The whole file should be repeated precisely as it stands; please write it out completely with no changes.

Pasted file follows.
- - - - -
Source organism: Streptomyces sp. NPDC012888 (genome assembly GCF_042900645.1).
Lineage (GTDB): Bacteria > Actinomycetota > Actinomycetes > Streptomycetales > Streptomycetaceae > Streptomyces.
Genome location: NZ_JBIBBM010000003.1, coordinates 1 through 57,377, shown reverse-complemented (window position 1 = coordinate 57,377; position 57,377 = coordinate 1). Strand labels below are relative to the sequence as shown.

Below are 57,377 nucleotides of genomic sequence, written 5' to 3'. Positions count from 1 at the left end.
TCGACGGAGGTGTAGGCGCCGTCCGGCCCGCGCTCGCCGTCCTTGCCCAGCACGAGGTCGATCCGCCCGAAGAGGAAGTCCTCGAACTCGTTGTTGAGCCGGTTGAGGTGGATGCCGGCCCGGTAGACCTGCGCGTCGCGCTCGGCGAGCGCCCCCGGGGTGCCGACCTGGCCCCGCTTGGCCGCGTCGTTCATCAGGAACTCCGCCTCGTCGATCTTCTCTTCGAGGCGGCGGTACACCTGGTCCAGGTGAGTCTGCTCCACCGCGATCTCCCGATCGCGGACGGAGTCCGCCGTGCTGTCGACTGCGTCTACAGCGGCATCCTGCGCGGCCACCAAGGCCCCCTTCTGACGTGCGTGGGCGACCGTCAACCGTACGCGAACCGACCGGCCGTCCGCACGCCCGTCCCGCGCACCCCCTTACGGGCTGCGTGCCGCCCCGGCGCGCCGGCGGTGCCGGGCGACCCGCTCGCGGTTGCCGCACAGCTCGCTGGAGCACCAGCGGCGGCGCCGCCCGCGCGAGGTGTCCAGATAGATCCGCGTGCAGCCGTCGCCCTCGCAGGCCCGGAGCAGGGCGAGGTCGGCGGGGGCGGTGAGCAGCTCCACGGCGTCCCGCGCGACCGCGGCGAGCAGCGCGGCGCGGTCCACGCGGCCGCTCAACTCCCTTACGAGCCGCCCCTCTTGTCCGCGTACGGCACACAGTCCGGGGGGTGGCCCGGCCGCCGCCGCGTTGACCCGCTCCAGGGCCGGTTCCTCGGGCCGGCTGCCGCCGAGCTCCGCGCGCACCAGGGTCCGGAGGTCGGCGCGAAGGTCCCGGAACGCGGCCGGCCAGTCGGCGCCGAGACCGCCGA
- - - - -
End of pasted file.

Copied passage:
Source organism: Streptomyces sp. NPDC012888 (genome assembly GCF_042900645.1).
Lineage (GTDB): Bacteria > Actinomycetota > Actinomycetes > Streptomycetales > Streptomycetaceae > Streptomyces.
Genome location: NZ_JBIBBM010000003.1, coordinates 1 through 57,377, shown reverse-complemented (window position 1 = coordinate 57,377; position 57,377 = coordinate 1). Strand labels below are relative to the sequence as shown.

Below are 57,377 nucleotides of genomic sequence, written 5' to 3'. Positions count from 1 at the left end.
TCGACGGAGGTGTAGGCGCCGTCCGGCCCGCGCTCGCCGTCCTTGCCCAGCACGAGGTCGATCCGCCCGAAGAGGAAGTCCTCGAACTCGTTGTTGAGCCGGTTGAGGTGGATGCCGGCCCGGTAGACCTGCGCGTCGCGCTCGGCGAGCGCCCCCGGGGTGCCGACCTGGCCCCGCTTGGCCGCGTCGTTCATCAGGAACTCCGCCTCGTCGATCTTCTCTTCGAGGCGGCGGTACACCTGGTCCAGGTGAGTCTGCTCCACCGCGATCTCCCGATCGCGGACGGAGTCCGCCGTGCTGTCGACTGCGTCTACAGCGGCATCCTGCGCGGCCACCAAGGCCCCCTTCTGACGTGCGTGGGCGACCGTCAACCGTACGCGAACCGACCGGCCGTCCGCACGCCCGTCCCGCGCACCCCCTTACGGGCTGCGTGCCGCCCCGGCGCGCCGGCGGTGCCGGGCGACCCGCTCGCGGTTGCCGCACAGCTCGCTGGAGCACCAGCGGCGGCGCCGCCCGCGCGAGGTGTCCAGATAGATCCGCGTGCAGCCGTCGCCCTCGCAGGCCCGGAGCAGGGCGAGGTCGGCGGGGGCGGTGAGCAGCTCCACGGCGTCCCGCGCGACCGCGGCGAGCAGCGCGGCGCGGTCCACGCGGCCGCTCAACTCCCTTACGAGCCGCCCCTCTTGTCCGCGTACGGCACACAGTCCGGGGGGTGGCCCGGCCGCCGCCGCGTTGACCCGCTCCAGGGCCGGTTCCTCGGGCCGGCTGCCGCCGAGCTCCGCGCGCACCAGGGTCCGGAGGTCGGCGCGAAGGTCCCGGAACGCGGCCGGCCAGTCGGCGCCGAGACCGCCGA